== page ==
On-the-job accidents take many forms, whether they involve motor vehicle accidents in construction zones or repetitive strain injuries that occur in office spaces. For injured employees, a long road to recovery may lie ahead. In Los Angeles, and across the state of California, injured workers may experience financial problems due to missing work or costly medical bills. Furthermore, they may have debilitating pain and mental trauma following a workplace accident, which highlights the importance of taking action.
California employees who notice wrongdoings in their workplace may be tempted to become a whistleblower in order to call attention to the issues at hand. The Occupational Safety and Health Administration, or OSHA, provides protection for those people so they do not have to fear backlash from employers for calling them out. Additionally, whistleblowers have rights to keep them protected, as well.
Workers in California like you have the right to carry out your jobs in a safe environment where you don't fear for your safety, life, or job security. So what happens if your upper management is making attaining those things impossible?
Employers in California have a responsibility to their employees to provide a safe workplace, but if an employee is hurt on the job, it is the workers’ compensation insurance that covers the costs related to the injury. Carrying this insurance saves a company money, but the high costs of claims may drive up the rates. This factor makes it important to ensure that worker claims are valid, and that injuries are caused by a compensable incident.
If you are a worker in California, you may have concerns about the proper reporting of workplace injuries. In some cases, your claim may be denied if a particular injury is not considered to be worthy of coverage. To this end, there are steps you can take to appeal your denial, which is imperative for getting the compensation necessary to make a recovery.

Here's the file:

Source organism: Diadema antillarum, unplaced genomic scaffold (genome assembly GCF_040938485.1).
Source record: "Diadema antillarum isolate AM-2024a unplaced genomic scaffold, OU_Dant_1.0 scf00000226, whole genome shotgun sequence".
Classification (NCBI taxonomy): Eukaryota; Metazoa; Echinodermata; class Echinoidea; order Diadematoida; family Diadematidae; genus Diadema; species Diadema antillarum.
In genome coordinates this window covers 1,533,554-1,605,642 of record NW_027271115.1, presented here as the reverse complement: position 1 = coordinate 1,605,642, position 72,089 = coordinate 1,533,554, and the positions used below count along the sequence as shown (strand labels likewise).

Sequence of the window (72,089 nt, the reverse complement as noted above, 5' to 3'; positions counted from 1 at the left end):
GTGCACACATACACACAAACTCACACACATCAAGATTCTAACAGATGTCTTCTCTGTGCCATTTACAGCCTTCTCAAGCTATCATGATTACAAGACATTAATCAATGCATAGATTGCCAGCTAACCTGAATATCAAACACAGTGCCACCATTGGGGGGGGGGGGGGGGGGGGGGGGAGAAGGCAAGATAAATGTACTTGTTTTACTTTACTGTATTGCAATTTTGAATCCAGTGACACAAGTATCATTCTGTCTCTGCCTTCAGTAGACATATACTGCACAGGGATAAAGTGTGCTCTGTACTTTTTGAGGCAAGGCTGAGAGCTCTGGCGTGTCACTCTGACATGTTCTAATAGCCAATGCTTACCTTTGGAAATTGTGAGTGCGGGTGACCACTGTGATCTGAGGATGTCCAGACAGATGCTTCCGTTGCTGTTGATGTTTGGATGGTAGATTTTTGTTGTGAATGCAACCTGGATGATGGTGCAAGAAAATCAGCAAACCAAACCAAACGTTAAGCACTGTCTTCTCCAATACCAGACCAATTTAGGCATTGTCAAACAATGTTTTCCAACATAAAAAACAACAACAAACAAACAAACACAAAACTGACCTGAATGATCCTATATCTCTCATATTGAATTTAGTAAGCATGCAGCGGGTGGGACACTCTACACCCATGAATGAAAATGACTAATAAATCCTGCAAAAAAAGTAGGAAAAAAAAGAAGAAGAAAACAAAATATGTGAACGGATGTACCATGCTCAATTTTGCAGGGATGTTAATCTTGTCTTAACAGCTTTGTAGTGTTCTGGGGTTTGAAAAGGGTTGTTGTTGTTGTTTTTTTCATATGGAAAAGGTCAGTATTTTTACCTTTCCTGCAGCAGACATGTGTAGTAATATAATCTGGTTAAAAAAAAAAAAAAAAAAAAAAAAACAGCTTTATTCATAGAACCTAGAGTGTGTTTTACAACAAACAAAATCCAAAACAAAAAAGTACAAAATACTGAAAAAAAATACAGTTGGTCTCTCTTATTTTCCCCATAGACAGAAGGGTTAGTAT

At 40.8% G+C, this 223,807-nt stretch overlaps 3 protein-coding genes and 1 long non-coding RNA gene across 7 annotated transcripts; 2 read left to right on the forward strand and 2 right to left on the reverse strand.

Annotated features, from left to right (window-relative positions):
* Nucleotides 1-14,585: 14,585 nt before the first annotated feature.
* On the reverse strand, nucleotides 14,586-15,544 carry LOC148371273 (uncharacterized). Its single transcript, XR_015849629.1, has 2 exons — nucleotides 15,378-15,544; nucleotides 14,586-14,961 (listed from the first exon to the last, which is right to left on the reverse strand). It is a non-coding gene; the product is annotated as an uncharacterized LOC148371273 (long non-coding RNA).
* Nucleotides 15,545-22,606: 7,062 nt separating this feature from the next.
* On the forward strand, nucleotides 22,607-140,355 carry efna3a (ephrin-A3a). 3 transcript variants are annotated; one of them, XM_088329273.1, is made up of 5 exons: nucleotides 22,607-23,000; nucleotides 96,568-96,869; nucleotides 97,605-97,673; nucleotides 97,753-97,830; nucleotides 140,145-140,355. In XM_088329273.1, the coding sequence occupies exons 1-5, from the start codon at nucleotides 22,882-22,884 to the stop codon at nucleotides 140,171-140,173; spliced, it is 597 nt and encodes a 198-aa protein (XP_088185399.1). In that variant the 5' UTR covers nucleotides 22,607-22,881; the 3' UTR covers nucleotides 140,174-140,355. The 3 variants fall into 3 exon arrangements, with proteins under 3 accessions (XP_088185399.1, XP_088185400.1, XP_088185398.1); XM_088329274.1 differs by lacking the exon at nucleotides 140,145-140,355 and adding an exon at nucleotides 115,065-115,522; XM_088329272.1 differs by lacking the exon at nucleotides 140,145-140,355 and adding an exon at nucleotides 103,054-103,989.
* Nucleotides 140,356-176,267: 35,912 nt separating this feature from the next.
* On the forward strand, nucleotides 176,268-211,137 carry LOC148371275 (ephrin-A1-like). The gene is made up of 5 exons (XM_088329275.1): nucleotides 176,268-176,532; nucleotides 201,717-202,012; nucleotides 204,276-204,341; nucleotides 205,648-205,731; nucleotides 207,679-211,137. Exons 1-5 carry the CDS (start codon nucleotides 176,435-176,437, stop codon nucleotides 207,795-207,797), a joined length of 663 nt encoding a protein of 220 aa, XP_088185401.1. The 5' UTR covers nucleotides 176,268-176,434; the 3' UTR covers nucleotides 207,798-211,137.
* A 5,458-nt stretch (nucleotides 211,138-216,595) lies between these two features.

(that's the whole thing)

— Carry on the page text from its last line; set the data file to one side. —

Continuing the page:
While most jobs carry some risk, there are certain industries that are more dangerous than others. The California Department of Industrial Relations found that 344 workers were killed on the jobsite during the year 2014. While the majority of the deaths occurred in the private sector, 38 of the total number were government jobs. There are many different industries that were involved.
The success of a company often depends on the business owner’s ability to make good decisions. When it comes to worker’s compensation, many employers may feel like they do not have a choice in the matter because of state regulations and laws. The State of California Department of Industrial Relations says that any company that hires employees must carry a worker’s compensation insurance policy with a premium rate determined by the specific industry, number of employees and past injuries of the business.
In California, employees are hurt in the workplace on a daily basis. For some injured workers, different challenges may arise. For example, people may struggle with daily tasks because they have an inability to walk or drive. In Los Angeles, and other parts of the state, injured employees may also experience financial hardships due to missing work. However, some people claim they are in this position solely to take advantage of Social Security disability benefits.
California workplaces are like all others in that, sometimes, mishaps occur on the job. In fact, there are certain industries that seem prone toward workplace accidents, such as construction or farming. Even in the average office space, it is not all that uncommon for an injured worker claim to be filed after an accident has occurred.
Employers are obligated to purchase insurance that provides compensation benefits to injured workers. When someone is hurt on the job and files an injured worker claim, the benefits received can help cover the cost of medical bills and also replace lost wages. However, when someone in California defrauds the system, it can have a negative affect on both other workers and employers alike.